I write thrillers and mysteries with Seattle as the backdrop.  Seattle is a wonderful city with a rich history of ne’er-do-wells, out and out criminals, and bone-headed politicians.  In the early days, Chief Sealth and Doc Watson were known to sit in a canoe, drinking, and trading various parts of the city to one another.  With a start like that, our history has to be rich and fun.

SeattleMy personal interest in knowing and using Seattle’s (and the general area’s) history is multifaceted.  The first is dramatizing a real event to bring out a story I want to tell.  As an example, in 1949, a drifter named Jake Bird was executed for killing two women in Seattle.  He probably killed several more in other states.  I used what I was able to find out about Jake to write Jake Birds Hex, a short story.

There are a few rules I follow without exception.  First, I must not change history.  So my story must weave itself around the facts.  In Jake Bird’s Hex, I told the story from the point of view of a young man interviewing Jake just before his execution.  The young man’s purpose was to find out if  his own mother was one of Jake’s victims.  Jake might confess or not, there is no record.  But Jake was executed and I can’t change that.

Seattle by nightMy other rule, is to be true to the era: no cell phones in 1962.  And no one in 1921 said “cool” to show approval.  Careful research into the history of a location and time helps get the facts straight and makes the story more enjoyable for the reader.  Don’t tell me a character is driving a 1983 Corvette north on Second Avenue in today’s downtown.  Chevrolet didn’t produce a 1983 Corvette and Second is one way south.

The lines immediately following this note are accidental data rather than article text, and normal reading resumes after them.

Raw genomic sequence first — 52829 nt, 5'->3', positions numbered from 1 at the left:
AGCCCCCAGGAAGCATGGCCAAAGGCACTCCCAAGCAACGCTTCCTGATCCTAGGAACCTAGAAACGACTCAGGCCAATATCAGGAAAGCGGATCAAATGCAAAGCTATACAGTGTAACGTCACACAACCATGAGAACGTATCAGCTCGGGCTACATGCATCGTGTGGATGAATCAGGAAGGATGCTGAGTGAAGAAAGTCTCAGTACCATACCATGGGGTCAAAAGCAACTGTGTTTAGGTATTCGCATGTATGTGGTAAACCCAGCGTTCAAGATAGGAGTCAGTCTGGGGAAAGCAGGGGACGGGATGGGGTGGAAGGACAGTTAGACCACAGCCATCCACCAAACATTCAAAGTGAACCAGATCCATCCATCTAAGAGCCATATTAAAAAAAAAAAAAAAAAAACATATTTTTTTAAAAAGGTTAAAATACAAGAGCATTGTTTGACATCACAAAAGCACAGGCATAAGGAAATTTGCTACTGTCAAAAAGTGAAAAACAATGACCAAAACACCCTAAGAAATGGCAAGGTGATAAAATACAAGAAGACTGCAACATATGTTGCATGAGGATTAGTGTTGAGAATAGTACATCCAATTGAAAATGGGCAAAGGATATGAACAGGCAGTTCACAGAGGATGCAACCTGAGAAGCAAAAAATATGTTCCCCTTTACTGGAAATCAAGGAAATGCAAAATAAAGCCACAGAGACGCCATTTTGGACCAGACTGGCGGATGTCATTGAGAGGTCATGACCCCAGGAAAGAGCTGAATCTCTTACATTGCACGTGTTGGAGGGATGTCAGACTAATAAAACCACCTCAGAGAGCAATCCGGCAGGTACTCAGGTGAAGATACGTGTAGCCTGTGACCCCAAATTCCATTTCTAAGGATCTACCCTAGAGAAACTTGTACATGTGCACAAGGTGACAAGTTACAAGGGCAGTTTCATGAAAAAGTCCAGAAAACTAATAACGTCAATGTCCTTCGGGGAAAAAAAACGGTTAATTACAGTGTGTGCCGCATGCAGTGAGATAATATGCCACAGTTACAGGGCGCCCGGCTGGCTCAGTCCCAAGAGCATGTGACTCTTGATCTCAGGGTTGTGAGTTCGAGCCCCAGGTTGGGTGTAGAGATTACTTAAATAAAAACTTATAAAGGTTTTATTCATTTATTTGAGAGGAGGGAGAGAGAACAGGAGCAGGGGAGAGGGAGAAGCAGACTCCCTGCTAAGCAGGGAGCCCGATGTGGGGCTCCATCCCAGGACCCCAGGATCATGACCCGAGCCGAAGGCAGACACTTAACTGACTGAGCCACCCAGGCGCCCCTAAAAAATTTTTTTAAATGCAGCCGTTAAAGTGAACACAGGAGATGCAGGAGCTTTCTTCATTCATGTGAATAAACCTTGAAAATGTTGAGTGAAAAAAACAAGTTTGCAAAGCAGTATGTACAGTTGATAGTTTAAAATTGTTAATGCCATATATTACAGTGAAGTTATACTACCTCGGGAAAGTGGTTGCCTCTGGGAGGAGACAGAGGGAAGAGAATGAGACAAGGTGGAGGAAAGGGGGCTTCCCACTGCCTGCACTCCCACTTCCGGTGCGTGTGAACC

The second way I employ history is as detail to further the narrative.  In another short story, I used the visit of President Harry Truman to Seattle to anchor the story in time.

The same issues are true of a story set in the present.  It’s important to me to know things like when a particular building was built, it might become a “character” itself.  Was there a toll on a particular bridge in 1955?  Did that bridge exist?  You can’t cross a bridge from Seattle to Mercer Island in 1920.  The only way to get there was by boat or public ferry.  But isn’t that something interesting the reader might enjoy?  Might it not be a detail that dictates the course of the plot?

Technology changes quickly.  The time the story is set in dictates how the main character goes about solving the major conflict in the story.  As an example, car chases are typical of the late twentieth century.  Today, there is just too much traffic in Seattle.  Think of the effects of cell phones, advanced forensics, “America’s Most Wanted”, Teazers, GPS, Predator Drones, iPads, Miranda rights, among others on the way a detective might operate.  I suspect the same is true of characters in other genres.

And why is all this important?  Because the readers are smarter than we are.  Someone out there besides me knows there is no such thing as a 1983 Corvette or when the first Zippo lighter was made, or when…. Well you get the idea.  I apologize in advance for any historical inaccuracies in this blog entry, they are mine.

My first novel, The Eighteenth Scroll featuring FBI Special Agent Frank Jackson Turner will be available on Amazon, iTunes, Barnes & Noble, and Smashwords in November.  In December, the short stories I mentioned will be published in a collection called …And the Night Moves.

Brian Hoffman writes under the name B.A. Hoffman.  He lives in Seattle, Washington with his most excellent wife, our cat and dog, and a lot of rain.  Writing is his final career after a leading a rather aimless life with eclectic interests, all of which have become fodder for his stories.  You can contact me at www.bahoffmanboods.com